Most LED lamps are much more expensive than any other available bulb types, with lamps usually costing between $10 and $50 each. Some local utilities offer instant rebates that lower these prices, and continuing innovation is expected to drive them even lower in coming years. Typically, the energy savings makes up for the higher initial cost, allowing the lamps to pay for themselves after only a year or two. After that, additional energy savings are putting money in your pocket. Some of the most innovative products are giving a preview of how lighting my change in the future by offering color changing and remote control capabilities.
Besides changes in light bulbs, many consumers are showing increased interest in dimming and lighting controls. In some parts of the country, such as California, demand is being driven by building code requirements. However, in many cases, customers are interested in saving more energy (which happens no matter which light source is used) and improving the ambiance of their homes.
The potential widespread adoption of these new light sources brings with it new challenges when it comes to dimmers. Most dimmers installed today were designed and manufactured years, if not decades, ago—long before the invention of CFL and LED lamps. Existing dimmers are not likely to perform well when paired with modern lamps. To help, most major dimmer manufacturers, such as Lutron, where I work, have come out with new dimmers designed specifically for use with CFL and LED lamps. Furthermore, dimmer manufacturers provide guidance online to help consumers understand which lamps have been tested and confirmed to work with the desired control. Make sure you choose a dimmer manufacturer who provides readily-accessible information on compatible lamps and dimmers. One such source is Lutron’s LED Center of Excellence.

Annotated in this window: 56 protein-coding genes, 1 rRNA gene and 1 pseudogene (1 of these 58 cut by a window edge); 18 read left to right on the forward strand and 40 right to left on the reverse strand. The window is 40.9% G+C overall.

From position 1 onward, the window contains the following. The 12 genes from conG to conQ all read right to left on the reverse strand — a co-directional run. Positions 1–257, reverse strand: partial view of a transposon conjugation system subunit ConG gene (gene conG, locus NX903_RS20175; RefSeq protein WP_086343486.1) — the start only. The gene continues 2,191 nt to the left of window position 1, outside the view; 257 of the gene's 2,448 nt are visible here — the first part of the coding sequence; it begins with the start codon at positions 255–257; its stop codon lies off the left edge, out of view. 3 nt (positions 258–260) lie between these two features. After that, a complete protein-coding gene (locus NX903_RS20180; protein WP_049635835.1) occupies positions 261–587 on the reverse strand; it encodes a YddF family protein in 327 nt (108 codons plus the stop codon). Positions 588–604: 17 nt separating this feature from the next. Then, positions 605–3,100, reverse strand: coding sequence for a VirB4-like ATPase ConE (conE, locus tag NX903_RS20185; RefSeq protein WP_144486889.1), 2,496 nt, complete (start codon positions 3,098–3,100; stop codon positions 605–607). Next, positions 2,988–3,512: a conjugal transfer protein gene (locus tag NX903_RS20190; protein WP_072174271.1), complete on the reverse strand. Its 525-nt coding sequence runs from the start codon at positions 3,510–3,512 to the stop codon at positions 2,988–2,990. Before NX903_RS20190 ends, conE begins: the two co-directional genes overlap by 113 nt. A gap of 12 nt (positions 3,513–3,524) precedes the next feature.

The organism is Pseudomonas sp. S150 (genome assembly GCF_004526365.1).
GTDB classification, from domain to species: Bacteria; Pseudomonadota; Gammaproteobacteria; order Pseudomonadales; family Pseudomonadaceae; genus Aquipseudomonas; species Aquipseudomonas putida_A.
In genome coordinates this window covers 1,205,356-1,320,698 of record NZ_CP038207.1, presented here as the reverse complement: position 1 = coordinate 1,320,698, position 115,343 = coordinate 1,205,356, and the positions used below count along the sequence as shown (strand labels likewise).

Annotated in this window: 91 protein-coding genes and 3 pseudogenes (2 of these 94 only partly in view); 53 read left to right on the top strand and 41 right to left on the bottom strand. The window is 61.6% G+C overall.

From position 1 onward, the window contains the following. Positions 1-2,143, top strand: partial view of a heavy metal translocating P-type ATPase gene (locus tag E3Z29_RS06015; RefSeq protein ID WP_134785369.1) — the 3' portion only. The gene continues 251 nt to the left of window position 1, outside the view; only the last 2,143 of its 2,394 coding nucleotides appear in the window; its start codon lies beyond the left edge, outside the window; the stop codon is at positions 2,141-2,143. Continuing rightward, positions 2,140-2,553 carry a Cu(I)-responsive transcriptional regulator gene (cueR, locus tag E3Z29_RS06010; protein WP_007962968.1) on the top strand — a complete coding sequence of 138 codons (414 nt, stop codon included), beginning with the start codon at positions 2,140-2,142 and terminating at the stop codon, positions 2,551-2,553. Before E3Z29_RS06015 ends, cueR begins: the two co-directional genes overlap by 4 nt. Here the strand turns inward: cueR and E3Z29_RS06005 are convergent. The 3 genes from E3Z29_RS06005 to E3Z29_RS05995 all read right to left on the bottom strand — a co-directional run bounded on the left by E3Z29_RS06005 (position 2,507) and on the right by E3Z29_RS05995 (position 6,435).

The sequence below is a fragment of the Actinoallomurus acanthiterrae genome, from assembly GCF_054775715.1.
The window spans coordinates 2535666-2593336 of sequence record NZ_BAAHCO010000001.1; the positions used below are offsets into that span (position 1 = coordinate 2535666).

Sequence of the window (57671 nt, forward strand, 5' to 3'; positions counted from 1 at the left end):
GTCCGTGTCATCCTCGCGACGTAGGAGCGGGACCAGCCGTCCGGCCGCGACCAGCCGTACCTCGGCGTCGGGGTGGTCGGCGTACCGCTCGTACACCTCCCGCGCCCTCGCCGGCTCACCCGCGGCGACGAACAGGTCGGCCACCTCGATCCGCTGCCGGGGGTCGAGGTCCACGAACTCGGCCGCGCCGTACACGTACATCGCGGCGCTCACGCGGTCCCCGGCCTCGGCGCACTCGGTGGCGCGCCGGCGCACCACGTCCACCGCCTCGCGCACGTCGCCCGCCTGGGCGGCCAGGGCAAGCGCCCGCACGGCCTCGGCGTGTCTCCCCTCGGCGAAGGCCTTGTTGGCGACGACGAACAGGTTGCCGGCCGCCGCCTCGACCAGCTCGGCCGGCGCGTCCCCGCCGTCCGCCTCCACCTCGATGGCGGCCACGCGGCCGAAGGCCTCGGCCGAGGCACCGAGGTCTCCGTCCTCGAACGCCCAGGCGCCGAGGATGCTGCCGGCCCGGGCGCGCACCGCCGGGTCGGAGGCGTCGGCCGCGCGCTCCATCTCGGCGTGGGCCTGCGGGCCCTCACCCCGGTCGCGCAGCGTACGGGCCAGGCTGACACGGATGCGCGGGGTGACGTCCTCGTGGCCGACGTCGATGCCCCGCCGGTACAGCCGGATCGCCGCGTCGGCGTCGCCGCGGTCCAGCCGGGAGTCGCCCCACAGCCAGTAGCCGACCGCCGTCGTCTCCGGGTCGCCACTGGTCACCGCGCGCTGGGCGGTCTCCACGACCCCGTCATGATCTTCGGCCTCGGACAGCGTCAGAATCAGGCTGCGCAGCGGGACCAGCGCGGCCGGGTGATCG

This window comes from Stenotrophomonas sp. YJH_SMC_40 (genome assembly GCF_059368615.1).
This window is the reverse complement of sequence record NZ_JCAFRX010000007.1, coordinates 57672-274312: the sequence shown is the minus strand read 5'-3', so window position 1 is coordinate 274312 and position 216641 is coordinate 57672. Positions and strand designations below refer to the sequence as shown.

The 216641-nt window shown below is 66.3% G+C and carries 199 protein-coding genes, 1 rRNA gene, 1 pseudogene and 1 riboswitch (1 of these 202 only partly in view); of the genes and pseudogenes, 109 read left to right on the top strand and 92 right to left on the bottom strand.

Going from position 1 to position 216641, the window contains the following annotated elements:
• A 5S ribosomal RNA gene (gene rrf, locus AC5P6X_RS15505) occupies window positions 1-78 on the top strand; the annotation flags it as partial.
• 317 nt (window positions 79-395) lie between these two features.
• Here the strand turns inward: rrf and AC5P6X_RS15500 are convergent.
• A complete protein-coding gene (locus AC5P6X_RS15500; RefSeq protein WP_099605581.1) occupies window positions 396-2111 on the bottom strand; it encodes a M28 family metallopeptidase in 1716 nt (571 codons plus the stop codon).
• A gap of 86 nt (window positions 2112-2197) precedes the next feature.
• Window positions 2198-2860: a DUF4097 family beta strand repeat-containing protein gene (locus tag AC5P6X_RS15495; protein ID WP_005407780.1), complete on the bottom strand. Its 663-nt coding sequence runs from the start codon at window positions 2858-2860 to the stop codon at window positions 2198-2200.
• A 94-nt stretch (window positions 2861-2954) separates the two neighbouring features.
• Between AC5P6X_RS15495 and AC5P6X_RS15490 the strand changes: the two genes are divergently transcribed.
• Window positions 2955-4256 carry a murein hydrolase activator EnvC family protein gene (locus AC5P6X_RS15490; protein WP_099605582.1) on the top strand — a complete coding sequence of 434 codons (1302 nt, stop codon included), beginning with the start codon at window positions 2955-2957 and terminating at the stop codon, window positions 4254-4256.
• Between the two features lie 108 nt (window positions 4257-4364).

While the old and familiar lamps are going the way of the VHS tape, these new lamps are responding to a national need for greater energy efficiency, and are improving rapidly to provide the type of light and performance consumers expect from their traditional Edison bulb. When modern light sources are paired with modern dimmers, consumers will get the same light quality they expect, while saving money in the process.